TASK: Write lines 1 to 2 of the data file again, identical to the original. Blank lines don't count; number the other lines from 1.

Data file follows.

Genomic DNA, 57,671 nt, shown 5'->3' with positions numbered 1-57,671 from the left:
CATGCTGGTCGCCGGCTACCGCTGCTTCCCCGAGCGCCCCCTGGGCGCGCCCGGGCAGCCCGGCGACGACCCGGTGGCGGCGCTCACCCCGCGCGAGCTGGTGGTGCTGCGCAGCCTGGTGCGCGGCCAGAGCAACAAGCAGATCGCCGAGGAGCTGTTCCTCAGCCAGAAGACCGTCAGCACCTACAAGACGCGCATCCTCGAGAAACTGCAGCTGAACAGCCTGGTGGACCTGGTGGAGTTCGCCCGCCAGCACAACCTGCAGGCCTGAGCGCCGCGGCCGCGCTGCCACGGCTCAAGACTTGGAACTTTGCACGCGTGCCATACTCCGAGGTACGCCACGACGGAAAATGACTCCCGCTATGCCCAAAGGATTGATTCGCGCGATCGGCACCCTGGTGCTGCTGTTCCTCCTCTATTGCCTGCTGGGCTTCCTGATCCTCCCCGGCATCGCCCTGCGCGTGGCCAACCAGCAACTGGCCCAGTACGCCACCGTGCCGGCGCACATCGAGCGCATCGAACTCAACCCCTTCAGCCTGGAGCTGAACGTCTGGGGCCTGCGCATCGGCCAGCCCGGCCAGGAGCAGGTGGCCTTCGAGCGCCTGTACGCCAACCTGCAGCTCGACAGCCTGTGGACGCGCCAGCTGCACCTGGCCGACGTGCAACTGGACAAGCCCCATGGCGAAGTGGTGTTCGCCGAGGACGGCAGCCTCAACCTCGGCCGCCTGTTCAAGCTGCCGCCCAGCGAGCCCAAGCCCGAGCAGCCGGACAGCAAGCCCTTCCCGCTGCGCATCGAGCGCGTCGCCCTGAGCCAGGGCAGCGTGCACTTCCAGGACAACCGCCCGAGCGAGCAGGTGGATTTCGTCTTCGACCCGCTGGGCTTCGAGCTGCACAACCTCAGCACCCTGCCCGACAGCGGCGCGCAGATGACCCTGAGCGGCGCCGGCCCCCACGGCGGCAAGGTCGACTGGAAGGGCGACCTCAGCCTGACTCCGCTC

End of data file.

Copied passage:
Genomic DNA, 57,671 nt, shown 5'->3' with positions numbered 1-57,671 from the left:
CATGCTGGTCGCCGGCTACCGCTGCTTCCCCGAGCGCCCCCTGGGCGCGCCCGGGCAGCCCGGCGACGACCCGGTGGCGGCGCTCACCCCGCGCGAGCTGGTGGTGCTGCGCAGCCTGGTGCGCGGCCAGAGCAACAAGCAGATCGCCGAGGAGCTGTTCCTCAGCCAGAAGACCGTCAGCACCTACAAGACGCGCATCCTCGAGAAACTGCAGCTGAACAGCCTGGTGGACCTGGTGGAGTTCGCCCGCCAGCACAACCTGCAGGCCTGAGCGCCGCGGCCGCGCTGCCACGGCTCAAGACTTGGAACTTTGCACGCGTGCCATACTCCGAGGTACGCCACGACGGAAAATGACTCCCGCTATGCCCAAAGGATTGATTCGCGCGATCGGCACCCTGGTGCTGCTGTTCCTCCTCTATTGCCTGCTGGGCTTCCTGATCCTCCCCGGCATCGCCCTGCGCGTGGCCAACCAGCAACTGGCCCAGTACGCCACCGTGCCGGCGCACATCGAGCGCATCGAACTCAACCCCTTCAGCCTGGAGCTGAACGTCTGGGGCCTGCGCATCGGCCAGCCCGGCCAGGAGCAGGTGGCCTTCGAGCGCCTGTACGCCAACCTGCAGCTCGACAGCCTGTGGACGCGCCAGCTGCACCTGGCCGACGTGCAACTGGACAAGCCCCATGGCGAAGTGGTGTTCGCCGAGGACGGCAGCCTCAACCTCGGCCGCCTGTTCAAGCTGCCGCCCAGCGAGCCCAAGCCCGAGCAGCCGGACAGCAAGCCCTTCCCGCTGCGCATCGAGCGCGTCGCCCTGAGCCAGGGCAGCGTGCACTTCCAGGACAACCGCCCGAGCGAGCAGGTGGATTTCGTCTTCGACCCGCTGGGCTTCGAGCTGCACAACCTCAGCACCCTGCCCGACAGCGGCGCGCAGATGACCCTGAGCGGCGCCGGCCCCCACGGCGGCAAGGTCGACTGGAAGGGCGACCTCAGCCTGACTCCGCTC